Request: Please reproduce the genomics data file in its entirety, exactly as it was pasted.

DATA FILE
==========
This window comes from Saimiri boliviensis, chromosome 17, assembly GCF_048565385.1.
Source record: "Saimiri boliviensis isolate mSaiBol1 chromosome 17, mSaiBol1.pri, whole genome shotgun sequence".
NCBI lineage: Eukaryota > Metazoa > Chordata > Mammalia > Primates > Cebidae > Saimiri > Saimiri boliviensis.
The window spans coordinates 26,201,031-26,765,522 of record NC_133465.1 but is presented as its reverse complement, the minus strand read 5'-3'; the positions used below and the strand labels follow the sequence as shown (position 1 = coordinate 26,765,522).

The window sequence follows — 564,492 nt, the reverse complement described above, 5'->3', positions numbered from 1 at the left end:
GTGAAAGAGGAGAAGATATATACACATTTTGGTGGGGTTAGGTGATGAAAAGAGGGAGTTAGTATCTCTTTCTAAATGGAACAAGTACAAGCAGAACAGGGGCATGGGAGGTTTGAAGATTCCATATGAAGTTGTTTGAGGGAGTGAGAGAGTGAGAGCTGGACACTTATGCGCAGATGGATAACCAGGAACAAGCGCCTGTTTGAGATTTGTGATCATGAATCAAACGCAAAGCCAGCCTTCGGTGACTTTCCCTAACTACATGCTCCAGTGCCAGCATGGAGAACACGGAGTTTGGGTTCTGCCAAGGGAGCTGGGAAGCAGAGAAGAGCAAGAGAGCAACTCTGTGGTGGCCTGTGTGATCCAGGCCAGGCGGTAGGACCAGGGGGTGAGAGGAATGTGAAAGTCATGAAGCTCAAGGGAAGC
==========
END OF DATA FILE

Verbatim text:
This window comes from Saimiri boliviensis, chromosome 17, assembly GCF_048565385.1.
Source record: "Saimiri boliviensis isolate mSaiBol1 chromosome 17, mSaiBol1.pri, whole genome shotgun sequence".
NCBI lineage: Eukaryota > Metazoa > Chordata > Mammalia > Primates > Cebidae > Saimiri > Saimiri boliviensis.
The window spans coordinates 26,201,031-26,765,522 of record NC_133465.1 but is presented as its reverse complement, the minus strand read 5'-3'; the positions used below and the strand labels follow the sequence as shown (position 1 = coordinate 26,765,522).

The window sequence follows — 564,492 nt, the reverse complement described above, 5'->3', positions numbered from 1 at the left end:
GTGAAAGAGGAGAAGATATATACACATTTTGGTGGGGTTAGGTGATGAAAAGAGGGAGTTAGTATCTCTTTCTAAATGGAACAAGTACAAGCAGAACAGGGGCATGGGAGGTTTGAAGATTCCATATGAAGTTGTTTGAGGGAGTGAGAGAGTGAGAGCTGGACACTTATGCGCAGATGGATAACCAGGAACAAGCGCCTGTTTGAGATTTGTGATCATGAATCAAACGCAAAGCCAGCCTTCGGTGACTTTCCCTAACTACATGCTCCAGTGCCAGCATGGAGAACACGGAGTTTGGGTTCTGCCAAGGGAGCTGGGAAGCAGAGAAGAGCAAGAGAGCAACTCTGTGGTGGCCTGTGTGATCCAGGCCAGGCGGTAGGACCAGGGGGTGAGAGGAATGTGAAAGTCATGAAGCTCAAGGGAAGC